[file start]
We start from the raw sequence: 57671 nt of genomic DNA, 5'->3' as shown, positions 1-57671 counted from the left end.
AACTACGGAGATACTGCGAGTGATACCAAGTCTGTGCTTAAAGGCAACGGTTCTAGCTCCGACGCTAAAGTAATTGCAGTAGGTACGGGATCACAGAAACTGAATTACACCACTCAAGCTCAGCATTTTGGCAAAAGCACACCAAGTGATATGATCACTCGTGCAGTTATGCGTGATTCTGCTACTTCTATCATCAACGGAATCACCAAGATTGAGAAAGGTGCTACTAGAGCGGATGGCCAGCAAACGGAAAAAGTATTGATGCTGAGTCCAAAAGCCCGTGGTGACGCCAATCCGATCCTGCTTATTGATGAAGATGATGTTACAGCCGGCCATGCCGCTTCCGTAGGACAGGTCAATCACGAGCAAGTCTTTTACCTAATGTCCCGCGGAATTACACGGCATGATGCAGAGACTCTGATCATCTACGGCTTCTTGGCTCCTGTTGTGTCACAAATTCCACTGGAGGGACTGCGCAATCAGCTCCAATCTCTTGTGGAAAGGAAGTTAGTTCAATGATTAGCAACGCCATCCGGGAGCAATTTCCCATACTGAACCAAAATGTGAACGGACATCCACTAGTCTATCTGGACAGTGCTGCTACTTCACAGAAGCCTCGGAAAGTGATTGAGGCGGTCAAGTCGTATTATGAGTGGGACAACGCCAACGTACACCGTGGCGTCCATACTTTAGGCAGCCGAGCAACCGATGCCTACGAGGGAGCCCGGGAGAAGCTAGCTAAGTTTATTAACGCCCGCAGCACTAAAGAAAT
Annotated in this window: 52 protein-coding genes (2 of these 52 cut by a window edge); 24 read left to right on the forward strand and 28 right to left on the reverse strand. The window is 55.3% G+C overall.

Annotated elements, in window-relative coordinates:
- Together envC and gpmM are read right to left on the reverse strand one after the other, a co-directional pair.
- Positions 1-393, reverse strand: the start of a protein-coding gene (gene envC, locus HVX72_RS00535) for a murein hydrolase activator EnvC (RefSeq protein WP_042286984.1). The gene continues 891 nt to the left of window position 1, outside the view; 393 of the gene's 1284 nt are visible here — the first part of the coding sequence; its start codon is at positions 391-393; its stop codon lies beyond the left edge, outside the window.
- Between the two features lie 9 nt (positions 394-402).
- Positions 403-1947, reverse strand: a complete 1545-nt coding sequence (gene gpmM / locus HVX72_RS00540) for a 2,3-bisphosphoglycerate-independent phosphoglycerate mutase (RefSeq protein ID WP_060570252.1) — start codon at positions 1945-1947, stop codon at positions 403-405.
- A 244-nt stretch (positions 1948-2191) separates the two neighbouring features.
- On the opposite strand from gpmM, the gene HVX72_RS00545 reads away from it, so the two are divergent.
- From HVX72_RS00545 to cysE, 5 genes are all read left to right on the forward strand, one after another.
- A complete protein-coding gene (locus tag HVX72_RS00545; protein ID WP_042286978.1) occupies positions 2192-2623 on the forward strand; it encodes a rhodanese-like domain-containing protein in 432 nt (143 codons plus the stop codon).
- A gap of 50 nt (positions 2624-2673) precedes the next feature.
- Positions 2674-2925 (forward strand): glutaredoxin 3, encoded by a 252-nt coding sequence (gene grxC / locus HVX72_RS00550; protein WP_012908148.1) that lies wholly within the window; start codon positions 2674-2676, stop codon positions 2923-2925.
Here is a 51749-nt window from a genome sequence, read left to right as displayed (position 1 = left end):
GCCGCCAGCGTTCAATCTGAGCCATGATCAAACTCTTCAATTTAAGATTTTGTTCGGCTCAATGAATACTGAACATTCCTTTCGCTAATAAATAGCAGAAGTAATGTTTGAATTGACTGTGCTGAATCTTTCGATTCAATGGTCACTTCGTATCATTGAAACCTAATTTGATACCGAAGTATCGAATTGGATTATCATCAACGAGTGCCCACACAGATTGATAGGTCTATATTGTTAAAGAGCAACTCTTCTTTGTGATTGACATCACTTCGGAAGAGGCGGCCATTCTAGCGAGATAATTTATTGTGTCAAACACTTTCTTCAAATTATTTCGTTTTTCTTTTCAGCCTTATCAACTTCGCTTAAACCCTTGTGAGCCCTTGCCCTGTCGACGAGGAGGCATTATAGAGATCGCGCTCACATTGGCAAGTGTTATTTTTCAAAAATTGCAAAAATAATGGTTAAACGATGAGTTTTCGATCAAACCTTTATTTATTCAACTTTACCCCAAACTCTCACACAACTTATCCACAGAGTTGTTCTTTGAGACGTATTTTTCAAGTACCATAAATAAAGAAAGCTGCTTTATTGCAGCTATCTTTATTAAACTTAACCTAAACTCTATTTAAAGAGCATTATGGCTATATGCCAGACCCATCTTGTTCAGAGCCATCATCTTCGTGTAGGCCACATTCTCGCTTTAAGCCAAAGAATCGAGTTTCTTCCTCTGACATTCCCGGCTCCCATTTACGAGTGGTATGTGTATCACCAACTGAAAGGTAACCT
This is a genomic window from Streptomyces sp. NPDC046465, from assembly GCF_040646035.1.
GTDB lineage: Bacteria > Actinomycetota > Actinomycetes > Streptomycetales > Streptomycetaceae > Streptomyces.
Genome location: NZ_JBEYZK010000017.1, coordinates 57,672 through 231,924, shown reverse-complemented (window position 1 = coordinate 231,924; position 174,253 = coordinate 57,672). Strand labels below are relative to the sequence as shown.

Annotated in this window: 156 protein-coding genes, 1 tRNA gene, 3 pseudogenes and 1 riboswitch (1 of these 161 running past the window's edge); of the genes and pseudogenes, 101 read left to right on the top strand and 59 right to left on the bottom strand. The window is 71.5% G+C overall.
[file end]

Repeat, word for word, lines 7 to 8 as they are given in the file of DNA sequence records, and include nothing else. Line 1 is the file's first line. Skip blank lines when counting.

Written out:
- Between the two features lie 9 nt (positions 394-402).
- Positions 403-1947, reverse strand: a complete 1545-nt coding sequence (gene gpmM / locus HVX72_RS00540) for a 2,3-bisphosphoglycerate-independent phosphoglycerate mutase (RefSeq protein ID WP_060570252.1) — start codon at positions 1945-1947, stop codon at positions 403-405.